When Life Gives You Lemons: Measured in Months

Hi friends. I've been pretty absent lately and this post is actually to explain why. Typically with health update posts, I have an idea of what I'm going to say and it's pretty easy to write it all out, but with this one I'm kind of stumped.

The last few weeks have been a whirlwind. I honestly don't even know where to begin. I don't want to get into a great deal of detail, but long story short, I had a really scary situation happen due to a mixup with one of my medicines. It was terrifying, warranted a panicked trip to the ER, and ended with a week long stay at the hospital. While in the hospital, the medicine situation got sorted out and I had both a CT scan and MRI on my brain done.

Good news, the tumors that are in my brain have not grown and no new tumors have developed. Bad news part 1, the melanoma in my lungs has come back and spread, meaning my body has started resisting the treatments I'm currently on. We're trying a new dosing approach to see if we can get my body to start responding again - fingers crossed that works. Unfortunately, the options for treating metastatic melanoma are extremely limited, and I'm already on the major treatments to fight this type of cancer. So, we flew out to UCLA and met with their melanoma specialist (he's world renowned and has access to studies and trials, etc. that my doctor here doesn't have full access to) and got a second opinion. There's one study that might be an option, but we won't know for sure yet for a little while longer. Also, this is just a study so there's no guarantee it would even work if I am eligible to participate. Bad news part 2, if I can't do the UCLA trial and my body continues to resist the treatment I'm currently on, my lifespan becomes measured in months and there's a chance I won't make it to the end of the year. I wish I could say that's just me being dramatic, but unfortunately those are words straight from two different doctor's mouths. 

Obviously this is extremely hard news to swallow, and honestly I think I'm still in shock and denial.  It's a weird thing to be told you only have months to live. I mean I'm still in shock and denial that I even have cancer in the first place so adding that I might only have months left to live just makes my head spin. Who knows, maybe I'll get lucky and my odds will change and I'll live to be 121. Here's hoping, right?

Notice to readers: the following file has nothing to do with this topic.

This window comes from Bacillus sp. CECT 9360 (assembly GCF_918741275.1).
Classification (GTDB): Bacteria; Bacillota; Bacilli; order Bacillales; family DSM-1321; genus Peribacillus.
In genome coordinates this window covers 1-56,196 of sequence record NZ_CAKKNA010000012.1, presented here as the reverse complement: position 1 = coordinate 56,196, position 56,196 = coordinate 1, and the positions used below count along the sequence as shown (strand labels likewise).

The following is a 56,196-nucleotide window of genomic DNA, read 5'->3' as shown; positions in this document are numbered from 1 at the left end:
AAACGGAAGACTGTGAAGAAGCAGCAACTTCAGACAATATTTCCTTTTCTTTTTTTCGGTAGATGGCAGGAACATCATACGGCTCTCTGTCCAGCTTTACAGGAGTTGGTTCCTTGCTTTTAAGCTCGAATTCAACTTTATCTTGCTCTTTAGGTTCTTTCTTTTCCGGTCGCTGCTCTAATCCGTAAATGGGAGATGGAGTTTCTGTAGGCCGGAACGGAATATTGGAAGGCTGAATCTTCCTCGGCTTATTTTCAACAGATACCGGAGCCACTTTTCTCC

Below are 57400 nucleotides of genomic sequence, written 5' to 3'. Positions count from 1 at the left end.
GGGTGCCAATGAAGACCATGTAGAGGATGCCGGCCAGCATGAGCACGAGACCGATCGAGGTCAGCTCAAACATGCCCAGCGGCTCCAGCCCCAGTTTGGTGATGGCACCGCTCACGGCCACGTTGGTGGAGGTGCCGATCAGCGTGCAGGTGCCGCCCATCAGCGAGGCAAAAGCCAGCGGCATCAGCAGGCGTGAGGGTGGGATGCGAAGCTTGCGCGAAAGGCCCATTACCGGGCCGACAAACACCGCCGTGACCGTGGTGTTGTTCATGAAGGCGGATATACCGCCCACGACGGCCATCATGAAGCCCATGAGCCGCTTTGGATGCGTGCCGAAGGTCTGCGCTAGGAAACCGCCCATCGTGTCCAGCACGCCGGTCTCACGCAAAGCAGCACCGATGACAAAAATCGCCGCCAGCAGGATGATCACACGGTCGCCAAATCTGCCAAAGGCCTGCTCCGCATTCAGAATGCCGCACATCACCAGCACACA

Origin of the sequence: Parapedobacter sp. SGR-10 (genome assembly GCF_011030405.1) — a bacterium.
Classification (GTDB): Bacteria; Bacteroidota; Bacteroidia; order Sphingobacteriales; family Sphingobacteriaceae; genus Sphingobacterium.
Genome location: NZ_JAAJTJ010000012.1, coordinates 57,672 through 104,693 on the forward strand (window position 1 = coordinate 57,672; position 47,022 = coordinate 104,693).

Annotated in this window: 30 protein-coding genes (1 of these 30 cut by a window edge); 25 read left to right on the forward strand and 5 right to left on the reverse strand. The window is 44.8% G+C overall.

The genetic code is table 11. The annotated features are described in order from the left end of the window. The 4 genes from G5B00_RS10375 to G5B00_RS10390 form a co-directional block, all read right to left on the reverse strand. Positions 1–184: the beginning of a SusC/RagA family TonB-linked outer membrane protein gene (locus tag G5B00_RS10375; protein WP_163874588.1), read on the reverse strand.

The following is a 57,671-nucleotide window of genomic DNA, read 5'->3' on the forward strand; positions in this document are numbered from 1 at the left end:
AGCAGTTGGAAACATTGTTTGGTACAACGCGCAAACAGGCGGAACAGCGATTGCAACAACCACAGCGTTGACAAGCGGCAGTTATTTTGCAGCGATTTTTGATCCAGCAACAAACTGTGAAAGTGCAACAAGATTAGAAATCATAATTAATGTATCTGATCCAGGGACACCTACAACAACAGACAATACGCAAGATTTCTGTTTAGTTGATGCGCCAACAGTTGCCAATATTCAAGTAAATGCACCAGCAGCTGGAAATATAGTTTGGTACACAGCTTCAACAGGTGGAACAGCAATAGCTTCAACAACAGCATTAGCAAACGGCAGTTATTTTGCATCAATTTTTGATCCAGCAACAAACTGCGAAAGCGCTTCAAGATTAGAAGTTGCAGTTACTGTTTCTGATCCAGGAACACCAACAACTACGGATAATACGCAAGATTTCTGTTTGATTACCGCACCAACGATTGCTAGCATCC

I get asked how I'm doing all the time and it honestly depends on the day. Some days are emotionally hard, others are physically hard. I'm definitely having a hard time physically - I guess that's bad news part 3. I've lost so much weight and can't gain any back to save my life. As a result, I feel weak and have little energy. The dumbest things are hard... like bending over to pick something up, or walk a block with a heavy purse. I'm just in a lot of pain all the time and never have energy. It sucks. I've been getting a lot of comments on Instagram from people saying I'm "too skinny" and shouldn't promote being so thin. To that I say, don't judge a book by its cover and be thankful for your good health :)

This whole experience - from diagnosis day to the news I just received, has been so eye opening. Life is short and it's fragile and it's definitely not guaranteed. People will show their true colors, in good ways and bad. The biggest and most important thing that I've felt is love and support. I can't even put into words how wonderful and amazing people have been. I could write an entire post gushing about how appreciative I am for all the love and support I've received and how amazing people are, but instead I'll keep it simple and say thank you. I've never felt so loved and supported in my entire life - and not just by friends and family members, but by complete strangers even. It's an incredible feeling. 

I wish this post were more positive and filled with better news, but cancer is a jerk and just doesn't work that way. Life is precious - don't ever take it for granted. 

When Life Gives You Lemons: Infusion Center Diaries

The Infusion Center Diaries - is this a series I'll continue? Who knows. But for now, here is your long post alert and my latest thoughts on life. 

This is a post I've been thinking about for a LONG time. I've gone back and forth so many times on writing it and posting it. I never want to come off bitter, rude or insensitive through wordy posts. Well, today I finally was tipped off and decided it's time to finally share this post. So here we go. 

I'm going to preface, as always, I'm not sharing these details for pity, sympathy, or anything of that nature. I share my experiences and thoughts to help other people. With my very first post I said, "If this helps one person, then it's worth putting all this out there." I've accomplished that and it only motivates me to keep going. If my hardships can help inspire you, then this fight is worth it. Anyway.

In the last 14 months of my life, here is a general list of things that have happened:

  • Stage 4 [incurable] cancer diagnosis
  • Loss of the ability to ever carry children and harvest my eggs
  • MAJOR Crohn's flare
  • Ileostomy surgery (and adjusting to a very new lifestyle to accompany it)